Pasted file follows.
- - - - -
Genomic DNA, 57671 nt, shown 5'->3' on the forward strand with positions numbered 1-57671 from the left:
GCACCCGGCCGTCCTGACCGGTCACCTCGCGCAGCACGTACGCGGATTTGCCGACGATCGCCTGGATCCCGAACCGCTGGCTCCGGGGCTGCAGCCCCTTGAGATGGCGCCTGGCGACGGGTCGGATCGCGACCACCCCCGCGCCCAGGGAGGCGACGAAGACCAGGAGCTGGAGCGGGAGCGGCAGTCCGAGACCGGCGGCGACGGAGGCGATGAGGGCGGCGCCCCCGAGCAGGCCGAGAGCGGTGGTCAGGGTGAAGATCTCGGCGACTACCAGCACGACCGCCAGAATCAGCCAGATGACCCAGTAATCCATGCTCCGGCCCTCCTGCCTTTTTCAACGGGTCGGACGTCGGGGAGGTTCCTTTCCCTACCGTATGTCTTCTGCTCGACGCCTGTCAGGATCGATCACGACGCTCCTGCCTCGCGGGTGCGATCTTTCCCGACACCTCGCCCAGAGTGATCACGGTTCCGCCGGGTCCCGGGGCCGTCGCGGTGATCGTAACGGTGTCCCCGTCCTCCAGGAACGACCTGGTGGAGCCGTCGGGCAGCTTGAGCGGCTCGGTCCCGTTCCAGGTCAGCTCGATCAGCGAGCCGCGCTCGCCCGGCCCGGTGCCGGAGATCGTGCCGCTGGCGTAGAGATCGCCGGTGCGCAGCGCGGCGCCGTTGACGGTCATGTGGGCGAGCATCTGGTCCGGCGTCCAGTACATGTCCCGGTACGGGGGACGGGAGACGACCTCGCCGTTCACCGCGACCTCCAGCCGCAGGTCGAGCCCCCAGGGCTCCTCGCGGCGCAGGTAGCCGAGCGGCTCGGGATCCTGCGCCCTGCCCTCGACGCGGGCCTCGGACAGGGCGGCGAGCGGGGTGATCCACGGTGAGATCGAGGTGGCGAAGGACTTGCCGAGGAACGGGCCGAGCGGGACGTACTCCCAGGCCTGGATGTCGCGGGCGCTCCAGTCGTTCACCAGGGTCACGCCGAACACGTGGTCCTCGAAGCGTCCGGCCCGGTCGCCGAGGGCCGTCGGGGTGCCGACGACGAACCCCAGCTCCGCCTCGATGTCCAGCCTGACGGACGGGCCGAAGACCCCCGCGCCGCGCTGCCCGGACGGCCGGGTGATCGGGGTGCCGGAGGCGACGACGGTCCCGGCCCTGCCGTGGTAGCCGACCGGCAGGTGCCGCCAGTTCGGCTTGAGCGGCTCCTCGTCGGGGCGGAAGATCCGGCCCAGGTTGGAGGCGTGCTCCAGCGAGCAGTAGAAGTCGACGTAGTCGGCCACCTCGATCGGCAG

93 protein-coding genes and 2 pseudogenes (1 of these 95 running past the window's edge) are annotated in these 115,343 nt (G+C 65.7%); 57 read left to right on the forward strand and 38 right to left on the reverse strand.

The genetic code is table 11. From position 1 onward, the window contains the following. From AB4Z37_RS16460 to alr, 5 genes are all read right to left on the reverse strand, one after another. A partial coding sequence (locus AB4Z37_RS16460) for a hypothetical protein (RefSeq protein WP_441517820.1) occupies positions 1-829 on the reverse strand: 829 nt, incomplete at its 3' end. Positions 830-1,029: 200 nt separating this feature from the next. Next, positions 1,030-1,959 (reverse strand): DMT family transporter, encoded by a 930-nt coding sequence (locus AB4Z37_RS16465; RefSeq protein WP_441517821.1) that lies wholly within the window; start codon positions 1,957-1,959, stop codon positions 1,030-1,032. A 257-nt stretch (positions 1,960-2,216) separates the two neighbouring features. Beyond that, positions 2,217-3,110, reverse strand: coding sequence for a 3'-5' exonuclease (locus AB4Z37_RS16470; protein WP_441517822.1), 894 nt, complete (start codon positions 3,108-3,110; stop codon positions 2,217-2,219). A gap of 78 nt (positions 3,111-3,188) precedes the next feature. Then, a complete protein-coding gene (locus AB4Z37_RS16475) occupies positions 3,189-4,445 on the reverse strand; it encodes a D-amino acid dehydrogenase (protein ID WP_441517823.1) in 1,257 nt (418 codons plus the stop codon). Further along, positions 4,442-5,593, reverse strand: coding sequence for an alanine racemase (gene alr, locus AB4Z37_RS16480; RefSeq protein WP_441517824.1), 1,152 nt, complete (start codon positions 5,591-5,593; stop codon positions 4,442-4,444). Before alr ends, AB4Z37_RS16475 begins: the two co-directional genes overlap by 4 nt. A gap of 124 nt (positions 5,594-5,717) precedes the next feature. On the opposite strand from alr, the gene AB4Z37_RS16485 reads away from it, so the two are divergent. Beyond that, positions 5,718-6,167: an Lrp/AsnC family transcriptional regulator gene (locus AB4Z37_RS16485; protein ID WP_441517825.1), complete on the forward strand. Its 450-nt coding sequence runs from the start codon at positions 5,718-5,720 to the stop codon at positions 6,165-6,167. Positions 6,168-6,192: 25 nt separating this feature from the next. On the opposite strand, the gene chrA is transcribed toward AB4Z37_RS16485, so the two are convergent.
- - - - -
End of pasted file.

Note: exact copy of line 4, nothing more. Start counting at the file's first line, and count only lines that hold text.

The genetic code is table 11. From position 1 onward, the window contains the following. From AB4Z37_RS16460 to alr, 5 genes are all read right to left on the reverse strand, one after another. A partial coding sequence (locus AB4Z37_RS16460) for a hypothetical protein (RefSeq protein WP_441517820.1) occupies positions 1-829 on the reverse strand: 829 nt, incomplete at its 3' end. Positions 830-1,029: 200 nt separating this feature from the next. Next, positions 1,030-1,959 (reverse strand): DMT family transporter, encoded by a 930-nt coding sequence (locus AB4Z37_RS16465; RefSeq protein WP_441517821.1) that lies wholly within the window; start codon positions 1,957-1,959, stop codon positions 1,030-1,032. A 257-nt stretch (positions 1,960-2,216) separates the two neighbouring features. Beyond that, positions 2,217-3,110, reverse strand: coding sequence for a 3'-5' exonuclease (locus AB4Z37_RS16470; protein WP_441517822.1), 894 nt, complete (start codon positions 3,108-3,110; stop codon positions 2,217-2,219). A gap of 78 nt (positions 3,111-3,188) precedes the next feature. Then, a complete protein-coding gene (locus AB4Z37_RS16475) occupies positions 3,189-4,445 on the reverse strand; it encodes a D-amino acid dehydrogenase (protein ID WP_441517823.1) in 1,257 nt (418 codons plus the stop codon). Further along, positions 4,442-5,593, reverse strand: coding sequence for an alanine racemase (gene alr, locus AB4Z37_RS16480; RefSeq protein WP_441517824.1), 1,152 nt, complete (start codon positions 5,591-5,593; stop codon positions 4,442-4,444). Before alr ends, AB4Z37_RS16475 begins: the two co-directional genes overlap by 4 nt. A gap of 124 nt (positions 5,594-5,717) precedes the next feature. On the opposite strand from alr, the gene AB4Z37_RS16485 reads away from it, so the two are divergent. Beyond that, positions 5,718-6,167: an Lrp/AsnC family transcriptional regulator gene (locus AB4Z37_RS16485; protein ID WP_441517825.1), complete on the forward strand. Its 450-nt coding sequence runs from the start codon at positions 5,718-5,720 to the stop codon at positions 6,165-6,167. Positions 6,168-6,192: 25 nt separating this feature from the next. On the opposite strand, the gene chrA is transcribed toward AB4Z37_RS16485, so the two are convergent.